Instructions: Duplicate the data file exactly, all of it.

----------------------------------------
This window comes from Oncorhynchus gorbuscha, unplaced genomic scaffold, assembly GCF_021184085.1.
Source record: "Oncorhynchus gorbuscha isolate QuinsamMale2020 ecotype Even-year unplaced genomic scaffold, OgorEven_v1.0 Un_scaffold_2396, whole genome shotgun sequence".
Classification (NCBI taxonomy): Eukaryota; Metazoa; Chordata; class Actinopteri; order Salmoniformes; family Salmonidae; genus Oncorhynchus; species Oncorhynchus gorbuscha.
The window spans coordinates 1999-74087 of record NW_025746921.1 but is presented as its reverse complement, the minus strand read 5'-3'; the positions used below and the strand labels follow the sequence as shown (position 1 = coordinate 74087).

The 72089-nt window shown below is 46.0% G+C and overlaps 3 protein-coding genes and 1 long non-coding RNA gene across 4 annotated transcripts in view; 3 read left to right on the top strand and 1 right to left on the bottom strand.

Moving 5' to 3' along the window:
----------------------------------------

This window comes from Oncorhynchus gorbuscha, unplaced genomic scaffold, assembly GCF_021184085.1.
Source record: "Oncorhynchus gorbuscha isolate QuinsamMale2020 ecotype Even-year unplaced genomic scaffold, OgorEven_v1.0 Un_scaffold_2396, whole genome shotgun sequence".
Classification (NCBI taxonomy): Eukaryota; Metazoa; Chordata; class Actinopteri; order Salmoniformes; family Salmonidae; genus Oncorhynchus; species Oncorhynchus gorbuscha.
The window spans coordinates 1999-74087 of record NW_025746921.1 but is presented as its reverse complement, the minus strand read 5'-3'; the positions used below and the strand labels follow the sequence as shown (position 1 = coordinate 74087).

The 72089-nt window shown below is 46.0% G+C and overlaps 3 protein-coding genes and 1 long non-coding RNA gene across 4 annotated transcripts in view; 3 read left to right on the top strand and 1 right to left on the bottom strand.

Moving 5' to 3' along the window: